We are in the midst of a global pandemic the likes of which we have never before seen in our lifetime. Every day a new record high number of cases and number of deaths is reached. While the number affected physically, emotionally, and economically spirals out of control, here is something that will serve as a gut check: these will be remembered as the good old days.
As a nation, everything we have done to this point has been reactive as opposed to proactive. The curves showed that we were behind the scourge afflicting Italy by approximately two weeks. Italy sent preternatural messages from the future of what we would soon be facing. Inexplicably, the United States was stupefied and unprepared, with images of nurses wearing trash bags for protection and bodies piling up inside of morgue trucks. At a time when we should have been galvanized into preventing unnecessary suffering, we were caught unawares.
While our elected officials gave false hope that the country would be operational by Easter, the reality is that Easter was just another holiday whose celebration was diminished in light of the pandemic. Most firework celebrations were cancelled for Independence Day. Halloween has no chance this year, and Thanksgiving and Christmas celebrations will come down to how much risk people are willing to take with travel and relatives. It is essential that we stop taking a short-term approach to this problem and embrace what is unavoidable: winter is coming.
It’s a well-known fact that emergency room volumes spike in the winter season. It’s a time of year typically reserved for Influenza, and staffing is increased to account for the surge in the number of patients that seek help. What’s going to happen when patients develop fever and are unsure if they have Influenza, COVID-19, or one of the other plethora of illnesses that might be responsible? They will turn to the Emergency Department for answers. Throughput will only worsen as patients wait even longer for results and more employees will be quarantined home from work while awaiting results in a half-baked attempt to avoid exposure. In the meantime, we argue over masks.
Benjamin Franklin is credited with quoting, “In this world nothing can be said to be certain, except death and taxes.” I’d like to update that quote for 2020: “Nothing can be said to be certain, except death, taxes, and news of a vaccine for COVID-19 by November 3rd”. There is no way to speak about the pandemic and our nation’s impotent response to it without speaking about politics. Trying to segregate the two ideas is like discussing the Kansas City Chiefs without mentioning Patrick Mahomes: the two ideas are inextricable. The discovery and research phase for a vaccine is typically two to five years. This particular situation has been met with unprecedented fervor: there are over 100 vaccines currently being developed and with SARS coronavirus in the rearview mirror, we aren’t starting from scratch. In other words, it is perfectly reasonable to expect that two year timeframe to be much less. However, in recent days we have seen the White House wrestle control from the CDC and relegate its all-star infectious disease specialist, Dr. Anthony Fauci, to the bench. In other words, science has taken a backseat to politics. This is, literally, how you write history. The next president will be chosen by public sentiment towards our nation’s response to COVID-19. A sense of desperation coupled with potential financial windfall is unlikely to be compatible with quality. Early reports touting successful trials have largely ignored adverse effects. If a vaccine is developed too soon without adequate scientific support, people have every right to be reticent of its effectiveness.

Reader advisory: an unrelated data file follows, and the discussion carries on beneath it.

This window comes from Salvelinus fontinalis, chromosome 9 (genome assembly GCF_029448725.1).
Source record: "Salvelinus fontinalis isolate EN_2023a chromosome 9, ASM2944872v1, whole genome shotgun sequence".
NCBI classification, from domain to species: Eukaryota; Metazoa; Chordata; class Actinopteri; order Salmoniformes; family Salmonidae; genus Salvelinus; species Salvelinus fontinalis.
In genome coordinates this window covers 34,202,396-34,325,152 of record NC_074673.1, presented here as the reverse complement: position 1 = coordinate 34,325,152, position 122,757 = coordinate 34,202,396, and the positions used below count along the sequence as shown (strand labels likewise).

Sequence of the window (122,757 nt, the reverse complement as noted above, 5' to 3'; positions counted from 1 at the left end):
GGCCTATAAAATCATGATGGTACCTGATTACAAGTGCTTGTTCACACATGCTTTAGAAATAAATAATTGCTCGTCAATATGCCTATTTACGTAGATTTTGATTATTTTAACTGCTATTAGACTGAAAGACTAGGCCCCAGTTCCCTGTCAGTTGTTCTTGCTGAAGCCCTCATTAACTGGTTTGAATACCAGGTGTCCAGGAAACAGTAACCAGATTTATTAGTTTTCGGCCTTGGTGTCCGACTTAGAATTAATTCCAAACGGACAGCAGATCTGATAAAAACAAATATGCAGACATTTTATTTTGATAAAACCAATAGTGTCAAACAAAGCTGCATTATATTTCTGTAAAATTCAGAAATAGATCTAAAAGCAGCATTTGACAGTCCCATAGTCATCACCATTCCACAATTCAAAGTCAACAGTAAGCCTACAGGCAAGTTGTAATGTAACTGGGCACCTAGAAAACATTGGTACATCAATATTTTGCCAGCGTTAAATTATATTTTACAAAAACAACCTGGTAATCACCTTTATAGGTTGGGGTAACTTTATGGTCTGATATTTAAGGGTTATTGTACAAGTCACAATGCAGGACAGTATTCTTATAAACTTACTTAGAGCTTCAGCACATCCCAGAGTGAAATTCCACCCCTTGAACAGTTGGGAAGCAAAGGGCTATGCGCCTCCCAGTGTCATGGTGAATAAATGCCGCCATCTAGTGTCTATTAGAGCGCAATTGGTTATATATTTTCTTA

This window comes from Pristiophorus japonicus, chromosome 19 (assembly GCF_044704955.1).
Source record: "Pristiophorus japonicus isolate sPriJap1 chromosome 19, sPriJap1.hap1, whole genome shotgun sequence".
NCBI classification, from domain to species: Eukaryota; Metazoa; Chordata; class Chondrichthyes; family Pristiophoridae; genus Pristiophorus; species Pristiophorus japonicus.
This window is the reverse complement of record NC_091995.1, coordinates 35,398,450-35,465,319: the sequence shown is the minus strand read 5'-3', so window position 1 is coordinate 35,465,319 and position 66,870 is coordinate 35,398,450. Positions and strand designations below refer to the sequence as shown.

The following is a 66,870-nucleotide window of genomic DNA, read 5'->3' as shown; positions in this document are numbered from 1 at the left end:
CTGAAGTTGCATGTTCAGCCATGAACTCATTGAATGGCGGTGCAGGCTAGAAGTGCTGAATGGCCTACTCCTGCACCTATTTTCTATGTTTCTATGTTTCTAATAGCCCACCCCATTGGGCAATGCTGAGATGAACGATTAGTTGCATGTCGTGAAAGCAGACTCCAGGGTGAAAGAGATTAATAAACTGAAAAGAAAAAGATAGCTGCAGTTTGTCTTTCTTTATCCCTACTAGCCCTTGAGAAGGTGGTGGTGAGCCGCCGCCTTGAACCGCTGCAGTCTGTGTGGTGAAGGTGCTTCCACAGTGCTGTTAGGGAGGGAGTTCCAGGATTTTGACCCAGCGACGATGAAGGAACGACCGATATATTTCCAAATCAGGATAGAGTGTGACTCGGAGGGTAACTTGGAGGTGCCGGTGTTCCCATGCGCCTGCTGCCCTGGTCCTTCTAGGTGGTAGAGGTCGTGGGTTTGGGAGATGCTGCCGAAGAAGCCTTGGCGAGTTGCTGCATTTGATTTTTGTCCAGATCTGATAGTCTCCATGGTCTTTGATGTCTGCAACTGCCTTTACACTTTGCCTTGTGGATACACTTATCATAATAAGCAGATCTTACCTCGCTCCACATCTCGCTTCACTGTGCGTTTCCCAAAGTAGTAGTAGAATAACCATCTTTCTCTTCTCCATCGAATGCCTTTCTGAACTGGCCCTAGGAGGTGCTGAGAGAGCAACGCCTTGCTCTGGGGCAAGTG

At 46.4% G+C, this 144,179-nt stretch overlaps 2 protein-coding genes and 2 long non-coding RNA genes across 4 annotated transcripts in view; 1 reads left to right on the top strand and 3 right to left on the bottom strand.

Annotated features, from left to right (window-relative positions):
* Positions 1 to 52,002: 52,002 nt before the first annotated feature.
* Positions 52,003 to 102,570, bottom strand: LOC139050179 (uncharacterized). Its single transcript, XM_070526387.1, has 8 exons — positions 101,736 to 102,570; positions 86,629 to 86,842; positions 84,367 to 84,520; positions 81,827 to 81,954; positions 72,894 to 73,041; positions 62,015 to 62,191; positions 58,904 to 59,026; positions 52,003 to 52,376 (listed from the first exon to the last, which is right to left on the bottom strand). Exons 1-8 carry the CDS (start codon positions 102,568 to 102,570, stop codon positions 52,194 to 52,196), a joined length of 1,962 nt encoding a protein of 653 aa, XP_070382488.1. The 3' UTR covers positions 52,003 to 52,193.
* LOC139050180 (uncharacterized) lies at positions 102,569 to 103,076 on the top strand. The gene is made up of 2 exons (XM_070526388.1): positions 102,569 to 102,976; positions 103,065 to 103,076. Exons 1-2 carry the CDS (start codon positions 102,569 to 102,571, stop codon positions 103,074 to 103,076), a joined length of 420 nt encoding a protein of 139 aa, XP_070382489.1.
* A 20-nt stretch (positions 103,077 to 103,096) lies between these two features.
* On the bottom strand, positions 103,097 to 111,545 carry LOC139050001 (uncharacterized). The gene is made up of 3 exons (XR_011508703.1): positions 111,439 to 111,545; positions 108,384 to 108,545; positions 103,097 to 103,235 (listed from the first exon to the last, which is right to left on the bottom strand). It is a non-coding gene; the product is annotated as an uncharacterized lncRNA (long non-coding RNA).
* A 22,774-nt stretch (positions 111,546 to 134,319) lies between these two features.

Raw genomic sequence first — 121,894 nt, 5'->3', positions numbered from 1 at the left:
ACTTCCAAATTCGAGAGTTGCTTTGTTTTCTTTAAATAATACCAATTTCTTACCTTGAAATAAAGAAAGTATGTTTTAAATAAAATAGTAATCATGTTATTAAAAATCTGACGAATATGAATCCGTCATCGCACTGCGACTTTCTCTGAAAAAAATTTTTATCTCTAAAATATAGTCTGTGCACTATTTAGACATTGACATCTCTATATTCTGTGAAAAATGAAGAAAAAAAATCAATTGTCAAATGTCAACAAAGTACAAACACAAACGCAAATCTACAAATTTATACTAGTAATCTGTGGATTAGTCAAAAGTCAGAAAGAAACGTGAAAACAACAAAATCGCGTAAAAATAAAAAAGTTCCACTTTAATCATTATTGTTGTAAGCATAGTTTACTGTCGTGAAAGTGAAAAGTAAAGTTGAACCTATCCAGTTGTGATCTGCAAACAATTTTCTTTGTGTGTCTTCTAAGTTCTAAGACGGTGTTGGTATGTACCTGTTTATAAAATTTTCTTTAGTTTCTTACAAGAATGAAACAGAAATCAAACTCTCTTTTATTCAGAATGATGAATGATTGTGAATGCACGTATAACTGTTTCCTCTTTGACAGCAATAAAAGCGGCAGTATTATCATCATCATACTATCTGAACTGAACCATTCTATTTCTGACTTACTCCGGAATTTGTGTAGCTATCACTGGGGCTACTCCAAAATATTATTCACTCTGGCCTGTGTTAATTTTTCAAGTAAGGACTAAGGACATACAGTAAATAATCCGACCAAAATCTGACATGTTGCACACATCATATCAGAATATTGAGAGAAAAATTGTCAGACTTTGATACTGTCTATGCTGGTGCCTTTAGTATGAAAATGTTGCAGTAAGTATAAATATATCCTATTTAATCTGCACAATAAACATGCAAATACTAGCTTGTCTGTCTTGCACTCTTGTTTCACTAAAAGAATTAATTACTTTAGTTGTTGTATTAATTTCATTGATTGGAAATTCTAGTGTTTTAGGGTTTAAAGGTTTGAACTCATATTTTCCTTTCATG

Warm weather and summer months were supposed to be the downfall of COVID-19. Instead, the hottest states in America have become its new epicenters. We missed our chance to flatten the curve. We ran out of personal protective equipment while facing the first surge. We are squandering our opportunity now by arguing over masks. Winter is coming — it’s time to stop reacting to these challenges and become proactive if we are to thrive.
Dr. Sajid Khan, MD, is a board-certified Emergency Medicine physician with over 10 years of experience working in a variety of settings from inner-city level 1 trauma centers serving 100,000 patients per year to 3-bed rural Eds. A published author, Dr. Khan has written a number of books including, The Ultimate Emergency Medicine Guide, a comprehensive review book that is the highest-rated and most up-to-date text for Emergency Medicine physicians preparing to certify.
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